The top end is 40 weight which is thicker at normal operating temps than 20 weight but it may not be a problem. Granted some manufacturers claim certain vehicle systems need 20 weight oil (i.e. the Hemi's MDS) to operate properly. However it is widely understood that thinner oil is more fuel efficient; so it gets specified in order to help the fuel efficiency requirements of a manufacturers fleet. Is the savings great? No, but if you do lots of those little things it adds up and makes the fleet numbers better for the manufacturer.

You won't likely go wrong following the dealers requirements but that doesn't mean it will blow up if you don't. There is also no guarantee you will do better. For instance in the winter I use 0w-20 rather than the 5w-20 because I spend a lot of time in northern NE. Is it better? Technically on paper, yes. Will it make a difference in the life of my truck? The world may never know.
 

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Discussion Starter · #6 ·
I do not dis-agree with any of the reply's to my post. My reason for posting in the first place was to say exactly what hylandchef said. These trucks I mentioned run everyday and the company treats them as tools not trucks. We, you and I, however treat our trucks as something to take care of and we do take care of them.
I would never put oil that heavy in any car or truck I own. I do however fight with myself on what weight to use. I have settled on 0W30 in all my vehicles Summer and Winter. I have 2 Ford Crown Vic's and the wife drives the "baby" Ram. The Vic's are (1 is over 200k and 1 is over 100k) running everyday with no problem.
Thanks for all you feedback.......but don't you find it amazing that these little V6 Fords are holding up so well with that 15W-40 ?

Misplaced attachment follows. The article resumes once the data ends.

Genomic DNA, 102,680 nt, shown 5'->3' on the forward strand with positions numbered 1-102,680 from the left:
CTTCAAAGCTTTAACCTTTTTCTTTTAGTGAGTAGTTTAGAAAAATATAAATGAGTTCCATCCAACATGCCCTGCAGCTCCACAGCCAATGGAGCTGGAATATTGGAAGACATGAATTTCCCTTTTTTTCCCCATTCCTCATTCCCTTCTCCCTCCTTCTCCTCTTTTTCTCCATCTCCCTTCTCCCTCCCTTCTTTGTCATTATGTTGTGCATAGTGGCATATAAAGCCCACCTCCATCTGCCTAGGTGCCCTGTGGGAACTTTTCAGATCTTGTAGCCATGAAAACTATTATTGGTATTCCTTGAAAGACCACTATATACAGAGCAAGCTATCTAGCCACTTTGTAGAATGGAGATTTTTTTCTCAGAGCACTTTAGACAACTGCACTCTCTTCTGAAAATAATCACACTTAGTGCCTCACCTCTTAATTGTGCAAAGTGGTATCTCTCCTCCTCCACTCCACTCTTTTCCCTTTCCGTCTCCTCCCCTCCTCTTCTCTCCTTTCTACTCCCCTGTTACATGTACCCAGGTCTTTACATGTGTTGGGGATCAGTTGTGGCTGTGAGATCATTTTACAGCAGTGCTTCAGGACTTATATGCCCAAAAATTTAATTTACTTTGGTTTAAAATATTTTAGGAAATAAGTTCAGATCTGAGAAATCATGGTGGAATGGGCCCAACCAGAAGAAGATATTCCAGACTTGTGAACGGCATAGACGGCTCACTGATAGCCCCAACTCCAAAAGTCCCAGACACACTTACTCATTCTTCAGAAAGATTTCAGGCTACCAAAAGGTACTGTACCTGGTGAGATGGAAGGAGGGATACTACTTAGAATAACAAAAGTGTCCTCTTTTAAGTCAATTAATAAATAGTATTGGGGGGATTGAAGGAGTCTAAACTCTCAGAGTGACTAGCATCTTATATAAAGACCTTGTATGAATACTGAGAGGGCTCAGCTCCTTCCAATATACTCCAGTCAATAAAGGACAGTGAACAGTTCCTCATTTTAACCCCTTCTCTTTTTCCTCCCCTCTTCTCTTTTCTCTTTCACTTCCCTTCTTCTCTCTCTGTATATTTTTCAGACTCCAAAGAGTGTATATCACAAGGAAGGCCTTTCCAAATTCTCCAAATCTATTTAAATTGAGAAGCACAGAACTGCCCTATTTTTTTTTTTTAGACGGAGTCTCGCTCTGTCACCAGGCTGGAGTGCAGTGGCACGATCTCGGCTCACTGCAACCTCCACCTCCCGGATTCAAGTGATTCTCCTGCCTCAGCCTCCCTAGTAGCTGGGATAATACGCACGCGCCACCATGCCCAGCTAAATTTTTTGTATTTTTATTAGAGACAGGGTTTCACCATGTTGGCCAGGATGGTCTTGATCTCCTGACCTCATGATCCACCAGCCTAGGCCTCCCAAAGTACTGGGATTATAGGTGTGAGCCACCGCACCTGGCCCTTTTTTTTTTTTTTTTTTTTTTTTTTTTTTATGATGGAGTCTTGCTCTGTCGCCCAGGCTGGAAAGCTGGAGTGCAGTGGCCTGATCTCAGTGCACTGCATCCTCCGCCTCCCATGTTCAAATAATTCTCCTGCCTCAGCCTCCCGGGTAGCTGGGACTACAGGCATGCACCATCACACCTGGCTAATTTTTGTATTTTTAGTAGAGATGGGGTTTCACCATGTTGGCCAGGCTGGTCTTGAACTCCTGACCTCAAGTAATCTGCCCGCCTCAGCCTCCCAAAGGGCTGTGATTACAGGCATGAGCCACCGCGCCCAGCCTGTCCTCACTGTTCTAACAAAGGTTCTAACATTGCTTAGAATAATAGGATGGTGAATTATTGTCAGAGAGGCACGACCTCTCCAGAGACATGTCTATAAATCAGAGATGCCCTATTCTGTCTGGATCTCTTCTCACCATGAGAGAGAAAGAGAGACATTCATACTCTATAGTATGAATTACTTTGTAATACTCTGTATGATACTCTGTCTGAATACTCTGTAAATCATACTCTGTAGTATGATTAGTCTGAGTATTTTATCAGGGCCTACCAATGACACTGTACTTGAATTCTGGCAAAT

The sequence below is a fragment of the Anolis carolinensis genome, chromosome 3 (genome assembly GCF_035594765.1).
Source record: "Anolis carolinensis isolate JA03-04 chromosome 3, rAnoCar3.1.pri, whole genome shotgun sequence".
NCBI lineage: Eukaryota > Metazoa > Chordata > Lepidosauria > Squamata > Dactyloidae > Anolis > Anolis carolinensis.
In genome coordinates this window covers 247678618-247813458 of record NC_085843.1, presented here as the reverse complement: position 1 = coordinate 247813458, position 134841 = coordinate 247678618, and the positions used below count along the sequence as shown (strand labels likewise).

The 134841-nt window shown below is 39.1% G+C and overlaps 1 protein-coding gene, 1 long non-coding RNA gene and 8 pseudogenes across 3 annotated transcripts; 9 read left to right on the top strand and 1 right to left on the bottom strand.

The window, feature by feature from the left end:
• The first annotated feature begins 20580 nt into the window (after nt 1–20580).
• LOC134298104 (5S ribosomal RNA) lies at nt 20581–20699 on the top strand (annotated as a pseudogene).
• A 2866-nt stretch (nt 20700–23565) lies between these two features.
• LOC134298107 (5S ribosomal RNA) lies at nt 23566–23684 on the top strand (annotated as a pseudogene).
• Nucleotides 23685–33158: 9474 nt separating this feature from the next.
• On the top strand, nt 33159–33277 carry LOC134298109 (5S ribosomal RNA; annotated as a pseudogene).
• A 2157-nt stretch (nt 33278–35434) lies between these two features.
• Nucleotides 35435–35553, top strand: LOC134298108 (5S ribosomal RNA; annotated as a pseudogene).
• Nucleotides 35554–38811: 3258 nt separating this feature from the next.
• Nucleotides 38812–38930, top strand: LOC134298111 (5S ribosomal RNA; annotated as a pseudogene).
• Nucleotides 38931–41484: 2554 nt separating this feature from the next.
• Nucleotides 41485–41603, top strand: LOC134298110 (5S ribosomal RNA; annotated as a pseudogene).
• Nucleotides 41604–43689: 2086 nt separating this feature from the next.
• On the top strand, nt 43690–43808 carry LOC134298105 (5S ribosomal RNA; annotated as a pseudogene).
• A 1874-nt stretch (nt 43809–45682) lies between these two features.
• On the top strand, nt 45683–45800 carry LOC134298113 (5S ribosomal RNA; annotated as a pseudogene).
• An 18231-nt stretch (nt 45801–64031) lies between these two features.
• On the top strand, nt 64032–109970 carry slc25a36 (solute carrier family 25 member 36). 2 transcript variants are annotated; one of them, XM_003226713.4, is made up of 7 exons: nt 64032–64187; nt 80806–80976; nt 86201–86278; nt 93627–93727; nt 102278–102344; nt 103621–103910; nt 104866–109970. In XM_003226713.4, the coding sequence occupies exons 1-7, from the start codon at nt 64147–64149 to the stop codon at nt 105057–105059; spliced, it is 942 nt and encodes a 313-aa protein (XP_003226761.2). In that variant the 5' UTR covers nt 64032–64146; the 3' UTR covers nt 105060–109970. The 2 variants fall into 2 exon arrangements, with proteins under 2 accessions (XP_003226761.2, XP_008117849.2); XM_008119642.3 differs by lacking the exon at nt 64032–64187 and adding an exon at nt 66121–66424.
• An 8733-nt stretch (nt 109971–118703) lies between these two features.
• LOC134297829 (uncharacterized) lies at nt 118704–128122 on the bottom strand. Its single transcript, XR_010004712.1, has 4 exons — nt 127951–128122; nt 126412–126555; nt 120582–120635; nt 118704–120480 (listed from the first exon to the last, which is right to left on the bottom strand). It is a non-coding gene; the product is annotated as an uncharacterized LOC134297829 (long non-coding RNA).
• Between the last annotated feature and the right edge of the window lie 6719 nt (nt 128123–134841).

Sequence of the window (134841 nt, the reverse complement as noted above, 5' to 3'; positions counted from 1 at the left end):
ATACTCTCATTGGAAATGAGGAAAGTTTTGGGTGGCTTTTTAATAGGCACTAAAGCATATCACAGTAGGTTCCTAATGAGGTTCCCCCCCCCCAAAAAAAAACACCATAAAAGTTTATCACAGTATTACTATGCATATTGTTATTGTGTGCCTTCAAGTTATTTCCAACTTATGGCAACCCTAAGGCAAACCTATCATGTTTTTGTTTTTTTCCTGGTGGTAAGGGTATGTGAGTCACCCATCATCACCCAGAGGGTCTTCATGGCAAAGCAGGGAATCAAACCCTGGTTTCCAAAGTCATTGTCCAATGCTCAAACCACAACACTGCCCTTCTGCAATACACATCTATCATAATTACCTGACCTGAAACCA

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I wonder how miles they would get out of them using 5w-20. I had a 4.6 F-150 that the PO ram for 125,000+ miles on 10w40. That was a motor that specified 5w20 as well. I drove that truck and traded it at 23x,xxx miles. First oil change after I bought it I switched it back to 5w20 and it only burned .5 quart of oil between 5K oil changes.
 

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Being they are in Florida is one of the reasons why they don't have much trouble running that thick of an oil. The other reason is that they are run everyday, long and hard, which heats up the oil and reduces contaminents. In the colder states during winter I'm sure you would have problems with wear at start-up. On really cold days you would even have a hard time starting the engine up at all without an engine block or oil heater running that oil.
 

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The hard driving and the warm climate is probably the saving grace, keeps that heavy oil hot and thin. I do know of guys that had old trucks that burned a little oil, they tried heavier oil to prevent it, and it did. However the engine still popped. The heavier oil didn't seep past the rings but also didn't pump well or lubricate the engine...with the tighter tolerances and heat that newer engines produce I can only imagine that using improper oil (heavier or lighter) would have disasterous results.